LeCompte saw the Grotowski piece as it was originally staged, and Poor Theatre: A Series of Simulacra is her reconsideration of what this formative piece means now, and what it means in regard to her ability to continue working. Poor Theatre is framed as an investigation into the possibility of art making, and is structured around the probing of two sources: the performance theories of Grotowski and those developed by American choreographer William Forsythe. Both are experimentalists interested in stripping performance to its basic elements in order to achieve a more direct expression of an emotional truth. Both question the procedures of art as a way of getting to the essential question, why do it? But although equally radical, they are separated by the historical shift away from Modernism. Grotowski’s question is framed as a version of post World War II modernist essentialism: he earnestly needs to know if it is possible to make art after the Holocaust, and, assuming it is, wants to investigate how. In pursuing that investigation he realises that the greatest challenge facing the artist is posed by mass media, and he begins to consider ways to confront that. Forsythe, barely 12 years later, has to deal with the failure of a previous generation’s existential protest while acknowledging the ever-greater reach of the media, that is to say, how to strike a balance between a frenzied self-importance and the emptiness of technologically driven spectacle. Grotowski was seeking elemental truth; Forsythe approaches the question with irony-tinged skepticism, producing forms that elaborate on their meaninglessness.
Looking into the dark mirror of various shared histories, LeCompte struggles against amnesia. The reconsideration of her past thus becomes a (re)generative act, which, in its abrupt collisions, jolts the audience to consider correspondences and disparities. The Grotowski section is very serious, an archive driven search for beginnings. The Forsythe section is comedy, with the dancer’s instructions used to stage an absurdist shoot out.
The development of the new work involved the cast visiting the preserved studio in Krakow, watching a video of a film of one of the original performances, as well as videos of the early Performance Group works inspired by Grotowski, in order to come to an understanding of the ideas and begin the task of recreating the performance. Thus the piece develops out of a series of potential misreadings, of the poorly lit film, of the original play, in Polish verse, translated into English prose with the help of a computer program. As it plays out the first act presents a nesting series of reduplications that demonstrate the difficulty of acquiring any understanding, let alone mustering the will to do something with it. An outline of the original studio is mapped out on the stage floor, a centrally placed video monitor shows an interview with Grotowski together with selections taken from the film of the original performance, while on stage the actors re-enact a meeting they had with a theatre historian in Poland, and then, in an extraordinary feat of mimicry, the actors stage, in a facsimile of Polish, a replica of the scene from Akropolis that we have just seen on tape. Stunned by the magic of theatrical illusion we find ourselves paying homage to the sincerity of Grotowski while simultaneously acknowledging the absurdity of his passion.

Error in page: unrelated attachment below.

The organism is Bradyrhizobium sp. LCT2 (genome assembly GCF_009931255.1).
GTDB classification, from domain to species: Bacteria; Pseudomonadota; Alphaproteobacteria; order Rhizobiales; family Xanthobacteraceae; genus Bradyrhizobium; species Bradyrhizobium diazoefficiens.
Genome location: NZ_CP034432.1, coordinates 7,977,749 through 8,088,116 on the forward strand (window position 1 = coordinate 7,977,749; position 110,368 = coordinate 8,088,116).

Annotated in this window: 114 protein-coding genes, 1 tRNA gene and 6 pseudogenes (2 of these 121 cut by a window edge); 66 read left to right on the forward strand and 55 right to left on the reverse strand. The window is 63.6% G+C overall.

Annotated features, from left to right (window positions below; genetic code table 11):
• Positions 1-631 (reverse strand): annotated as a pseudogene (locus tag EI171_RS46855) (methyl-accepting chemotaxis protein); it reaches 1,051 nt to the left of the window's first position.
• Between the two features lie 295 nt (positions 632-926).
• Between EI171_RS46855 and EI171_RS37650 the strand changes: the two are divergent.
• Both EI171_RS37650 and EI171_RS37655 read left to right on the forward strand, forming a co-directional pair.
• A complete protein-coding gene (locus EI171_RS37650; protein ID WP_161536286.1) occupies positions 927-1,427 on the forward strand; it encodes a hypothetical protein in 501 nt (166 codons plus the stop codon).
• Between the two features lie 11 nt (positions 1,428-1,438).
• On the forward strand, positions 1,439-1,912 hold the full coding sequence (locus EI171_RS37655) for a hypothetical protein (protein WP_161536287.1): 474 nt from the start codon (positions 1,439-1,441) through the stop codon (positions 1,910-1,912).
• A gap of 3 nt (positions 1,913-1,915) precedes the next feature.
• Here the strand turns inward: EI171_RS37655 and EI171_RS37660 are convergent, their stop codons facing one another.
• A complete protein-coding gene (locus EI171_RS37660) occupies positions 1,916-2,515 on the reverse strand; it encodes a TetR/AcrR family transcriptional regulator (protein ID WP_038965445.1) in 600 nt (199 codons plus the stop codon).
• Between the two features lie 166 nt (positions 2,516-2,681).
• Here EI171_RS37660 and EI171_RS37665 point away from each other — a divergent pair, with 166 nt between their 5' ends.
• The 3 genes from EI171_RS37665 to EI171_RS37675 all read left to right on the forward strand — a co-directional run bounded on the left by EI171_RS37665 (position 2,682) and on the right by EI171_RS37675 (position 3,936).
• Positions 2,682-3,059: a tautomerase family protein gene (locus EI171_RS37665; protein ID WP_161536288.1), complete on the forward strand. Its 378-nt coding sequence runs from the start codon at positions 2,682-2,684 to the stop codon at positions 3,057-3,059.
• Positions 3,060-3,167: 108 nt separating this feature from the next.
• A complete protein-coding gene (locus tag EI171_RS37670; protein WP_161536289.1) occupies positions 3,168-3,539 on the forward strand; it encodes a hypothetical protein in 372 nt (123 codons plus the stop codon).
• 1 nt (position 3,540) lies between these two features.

To translate this back into the realm of visual art one might consider the photographed reconstructions of found photographic imagery undertaken by Thomas Demand. In a recent essay on this work Michael Fried begins by quoting the curator Roxana Marcoci as she describes the artist’s procedure. She writes, ‘As a rule, Demand begins with an image, usually, though not exclusively, from a photograph culled from the media, which he translates into a three-dimensional life-size paper model. Then he takes a picture of the model with a Swiss-made Sinar, a large-format camera with telescopic lens for enhanced resolution and heightened verisimilitude.6It is the care taken, and the quality of the tools used, that together conspire to complete the illusion that we are seeing a picture of the real thing, not its simulacrum. The commonplace interpretation of this work is that it turns a jaundiced eye on the idea of photographic truth, and no doubt it does do that. It is also spookily empty of life; although based on photographs of newsworthy spaces, crime scenes of one sort or another, human presence is reduced to the nearly imperceptible, but fully deliberate imperfections – the stray pencil mark or wrinkle – that bring us back to the mechanisms of art making. As Fried brilliantly argues, ‘[Demand] aims above all to replace the original scene of evidentiary traces and marks of human use – the historical world in all its layeredness and compositeness – with images of sheer authorial intention.7